Mike’s Monday Pics 5/2/22

A Walk In the Park

A day after we got back from 8 days of birding in Tucson, AZ we just had to get out birding around home – the warblers have arrived!  Although we usually associate warbler migration with the month of May all types of them have been coming through in large numbers.  Perhaps they are making up for last year, when they kind of skipped over Chicago during migration.

We went over to the Morton Arboretum with low expectations.  The Arb has been less birdy the last few years; perhaps the increase in visitors has scared some of them away.  It was pretty quiet the day we went, perhaps due to the chilly morning.  There were many birds to be seen and we got our first looks at some warblers we hadn’t seen in awhile.

Our first warbler was the reliable Yellow-rumped Warbler.  Reliable because we see more of them than any other migrating warbler.  This one posed up in a tree pecking at the seeds hanging from its limbs.


I couldn’t resist another shot of it, this time showing its bright yellow cap on the top of its head.


We continued our walk and got to the entrance to the Fragrance Garden.  It’s a small area and I didn’t really expect to see many birds in there but the garden is planted with a variety of plants and flowers that smell wonderful.  We soon picked up movement in the bushes and a couple of Palm Warblers hopped out in plain sight.  These are the second-most numerous warblers in the midwest and can be found for most of the month of May (where some species are only briefly seen).  This one hopped up on top of one of the plant identification signs (an appropriate name for the warbler, too).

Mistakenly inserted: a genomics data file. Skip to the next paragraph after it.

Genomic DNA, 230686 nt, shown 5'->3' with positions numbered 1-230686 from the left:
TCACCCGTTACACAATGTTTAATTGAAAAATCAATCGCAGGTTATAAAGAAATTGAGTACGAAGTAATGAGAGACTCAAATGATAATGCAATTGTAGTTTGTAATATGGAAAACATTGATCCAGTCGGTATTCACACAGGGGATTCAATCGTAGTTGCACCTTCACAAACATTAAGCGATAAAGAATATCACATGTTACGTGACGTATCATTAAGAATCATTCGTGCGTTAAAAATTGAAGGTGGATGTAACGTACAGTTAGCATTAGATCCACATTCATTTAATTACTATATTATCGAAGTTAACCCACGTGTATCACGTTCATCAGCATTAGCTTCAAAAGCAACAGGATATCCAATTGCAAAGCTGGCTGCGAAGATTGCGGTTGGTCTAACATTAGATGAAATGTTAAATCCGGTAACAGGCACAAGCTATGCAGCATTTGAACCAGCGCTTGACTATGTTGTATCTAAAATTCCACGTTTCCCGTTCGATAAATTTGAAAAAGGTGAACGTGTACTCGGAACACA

We continued our meanderings through the Arb and reached the little spillway between Lake Marmo and Sterling Pond.  It’s often been a good spot for birds and that day was no exception.  We watched several birds come over the hill above us, feeding high in the trees. We spotted a Black and White Warbler coming through with a group of other warblers.  The Black and White is one of my favorites but it is tough to see and photograph.  They tend to crawl around large limbs whereas other warblers can be found out on the thinner branches.  This one came out for a quick peek before scurrying back behind the trunk. This is a male, as identified by the black throat and heavy black streaks down its breast.


Sometimes the birds come right at you out of the sun, so they are backlit in the photographs.  You can play with the adjustments in your photo editor but you can’t really eliminate the halo of light around the bird – sometimes it looks interesting, like in this picture of a Pine Warbler.


There are birds other than warblers that have stunning colors, too. This Eastern Bluebird has a lot of rust around the neck and flanks with brilliant blue on the wings.  Probably an immature female.

We saw a couple more birds but I’ll save them for later.  All-in-all we saw over 40 species that morning – the migrants are back!

Stay Safe.  Go Birding.  Take Pics.  Share Here.  Repeat.


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